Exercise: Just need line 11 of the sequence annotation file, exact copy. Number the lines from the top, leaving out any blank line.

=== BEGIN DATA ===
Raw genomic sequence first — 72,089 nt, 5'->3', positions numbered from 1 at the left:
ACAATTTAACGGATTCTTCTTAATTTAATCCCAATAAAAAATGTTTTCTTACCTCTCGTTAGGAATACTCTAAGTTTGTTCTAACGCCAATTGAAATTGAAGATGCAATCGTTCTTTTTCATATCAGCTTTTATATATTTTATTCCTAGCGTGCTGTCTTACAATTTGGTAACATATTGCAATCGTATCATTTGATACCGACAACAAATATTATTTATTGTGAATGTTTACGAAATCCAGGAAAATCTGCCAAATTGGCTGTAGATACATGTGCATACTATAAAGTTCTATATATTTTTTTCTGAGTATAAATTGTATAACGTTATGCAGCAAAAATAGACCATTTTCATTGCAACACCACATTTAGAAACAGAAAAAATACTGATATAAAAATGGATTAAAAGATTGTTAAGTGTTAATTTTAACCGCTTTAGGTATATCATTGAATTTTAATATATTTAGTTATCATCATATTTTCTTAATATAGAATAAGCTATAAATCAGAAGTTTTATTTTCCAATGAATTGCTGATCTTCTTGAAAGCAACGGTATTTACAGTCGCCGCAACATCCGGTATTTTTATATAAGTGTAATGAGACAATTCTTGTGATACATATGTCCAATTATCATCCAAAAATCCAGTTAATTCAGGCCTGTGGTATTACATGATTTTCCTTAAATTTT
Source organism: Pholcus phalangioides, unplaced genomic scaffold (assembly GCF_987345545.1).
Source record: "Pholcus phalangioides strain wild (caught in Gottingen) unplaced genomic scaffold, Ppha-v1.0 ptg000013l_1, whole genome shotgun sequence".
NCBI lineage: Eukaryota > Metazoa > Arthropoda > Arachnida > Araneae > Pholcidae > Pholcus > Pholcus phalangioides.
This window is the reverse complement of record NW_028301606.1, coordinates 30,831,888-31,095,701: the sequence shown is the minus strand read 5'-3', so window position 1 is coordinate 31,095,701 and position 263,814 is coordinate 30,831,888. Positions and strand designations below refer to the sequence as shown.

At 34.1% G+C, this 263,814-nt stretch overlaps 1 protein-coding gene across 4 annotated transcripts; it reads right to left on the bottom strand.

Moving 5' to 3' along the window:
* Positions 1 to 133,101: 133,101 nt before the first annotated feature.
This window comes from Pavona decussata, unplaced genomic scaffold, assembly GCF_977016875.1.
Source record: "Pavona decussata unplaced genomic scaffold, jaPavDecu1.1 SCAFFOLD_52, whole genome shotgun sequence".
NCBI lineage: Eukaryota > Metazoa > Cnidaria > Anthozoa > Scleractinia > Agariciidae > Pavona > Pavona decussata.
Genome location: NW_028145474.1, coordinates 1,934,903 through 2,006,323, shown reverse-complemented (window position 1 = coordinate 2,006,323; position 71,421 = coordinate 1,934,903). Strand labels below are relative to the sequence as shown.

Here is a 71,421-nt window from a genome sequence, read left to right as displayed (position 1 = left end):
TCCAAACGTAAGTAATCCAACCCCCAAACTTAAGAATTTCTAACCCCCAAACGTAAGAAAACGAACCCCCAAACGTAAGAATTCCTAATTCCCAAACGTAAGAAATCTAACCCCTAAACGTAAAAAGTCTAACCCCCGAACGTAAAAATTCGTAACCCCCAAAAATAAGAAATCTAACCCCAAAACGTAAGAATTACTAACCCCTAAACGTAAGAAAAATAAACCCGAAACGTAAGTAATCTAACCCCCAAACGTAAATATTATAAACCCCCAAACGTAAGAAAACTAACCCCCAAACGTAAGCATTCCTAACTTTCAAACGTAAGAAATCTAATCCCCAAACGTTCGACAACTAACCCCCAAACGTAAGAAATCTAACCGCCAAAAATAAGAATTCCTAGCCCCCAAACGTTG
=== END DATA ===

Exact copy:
Source record: "Pavona decussata unplaced genomic scaffold, jaPavDecu1.1 SCAFFOLD_52, whole genome shotgun sequence".